Twenty or so years ago I met an interesting New York lawyer in Paris who scarcely conformed with the venal prototype of that profession. He had come to Paris not just to join a European law group, but as part of a charity called Christians who saved Jews. Their mission was to trace those who saved the lives of Jews from a ghastly fate in World War Two. He told me that the mission had two aims: to locate and esteem those who risked their lives for someone they did not know and to show Jewry was not an inclusive religion. They had located a Huguenot pastor called Andre Trocme in Chambon who saved 5000 Jewish lives.
I filed this away in the recesses of my mind for future research, but became otherwise involved. So I was more than interested to learn of a new book about him: Village of Secrets by Caroline Moorehead. I have not read the book, but the review stated that the pastor Andre Trocme was more morally shaded than my lawyer friend thought. Some of the children were terrified of him, whilst others did similar rescues of valour and moral courage in neighbouring villages but were never recognised. As I say, I have not read the book yet but I think of Tom Keneally’s defence of Oskar Schindler, a similarly morally ambiguous man, that in times like those you need an operator, not a saint to achieve, what they did.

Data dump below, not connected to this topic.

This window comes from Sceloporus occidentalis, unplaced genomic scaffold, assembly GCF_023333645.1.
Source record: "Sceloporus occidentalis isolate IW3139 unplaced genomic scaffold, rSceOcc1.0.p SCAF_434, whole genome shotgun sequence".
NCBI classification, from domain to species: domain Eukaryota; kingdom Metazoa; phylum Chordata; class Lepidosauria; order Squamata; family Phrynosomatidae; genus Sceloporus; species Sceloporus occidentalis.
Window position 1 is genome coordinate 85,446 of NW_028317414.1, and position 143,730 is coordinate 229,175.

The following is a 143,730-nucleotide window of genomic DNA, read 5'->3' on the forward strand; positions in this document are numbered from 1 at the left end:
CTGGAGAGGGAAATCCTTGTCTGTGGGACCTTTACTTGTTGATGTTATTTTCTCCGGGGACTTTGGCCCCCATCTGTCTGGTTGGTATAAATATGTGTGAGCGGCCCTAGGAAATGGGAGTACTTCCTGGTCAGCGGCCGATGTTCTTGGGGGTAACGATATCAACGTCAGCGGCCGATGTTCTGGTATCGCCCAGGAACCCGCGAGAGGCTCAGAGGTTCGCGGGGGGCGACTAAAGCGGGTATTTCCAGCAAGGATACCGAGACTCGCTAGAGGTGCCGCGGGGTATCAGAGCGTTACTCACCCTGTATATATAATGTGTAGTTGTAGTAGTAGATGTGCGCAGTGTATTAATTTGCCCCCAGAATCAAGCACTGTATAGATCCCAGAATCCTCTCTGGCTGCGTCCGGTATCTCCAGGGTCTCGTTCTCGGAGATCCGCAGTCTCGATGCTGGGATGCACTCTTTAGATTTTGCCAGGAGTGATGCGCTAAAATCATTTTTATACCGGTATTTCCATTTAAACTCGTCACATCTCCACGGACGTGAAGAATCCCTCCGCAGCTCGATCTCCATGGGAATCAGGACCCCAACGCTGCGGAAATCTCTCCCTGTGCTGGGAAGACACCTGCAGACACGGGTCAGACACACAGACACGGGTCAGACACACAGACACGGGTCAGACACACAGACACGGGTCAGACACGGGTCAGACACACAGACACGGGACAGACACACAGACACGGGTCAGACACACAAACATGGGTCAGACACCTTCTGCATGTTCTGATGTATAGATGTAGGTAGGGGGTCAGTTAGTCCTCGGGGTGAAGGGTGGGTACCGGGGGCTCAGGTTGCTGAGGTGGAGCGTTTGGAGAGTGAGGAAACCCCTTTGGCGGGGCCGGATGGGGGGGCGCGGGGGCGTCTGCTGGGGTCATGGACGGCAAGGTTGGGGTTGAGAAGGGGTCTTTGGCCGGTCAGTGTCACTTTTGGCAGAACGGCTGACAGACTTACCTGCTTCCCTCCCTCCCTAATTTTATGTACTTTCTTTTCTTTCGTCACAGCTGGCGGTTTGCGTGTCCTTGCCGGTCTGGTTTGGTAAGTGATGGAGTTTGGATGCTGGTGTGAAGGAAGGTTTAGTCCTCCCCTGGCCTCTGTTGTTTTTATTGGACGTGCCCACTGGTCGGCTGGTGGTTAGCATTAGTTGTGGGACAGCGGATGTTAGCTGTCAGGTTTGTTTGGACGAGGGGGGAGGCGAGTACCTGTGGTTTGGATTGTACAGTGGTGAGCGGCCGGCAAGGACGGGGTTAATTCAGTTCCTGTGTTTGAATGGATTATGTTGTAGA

France’s role in World War II and the moral flaccidity of Petain and Vichy form an unhappy chapter in their history and Britain like to take the moral higher ground for defying Hitler and for fighting the longest war. This book does set the record straight.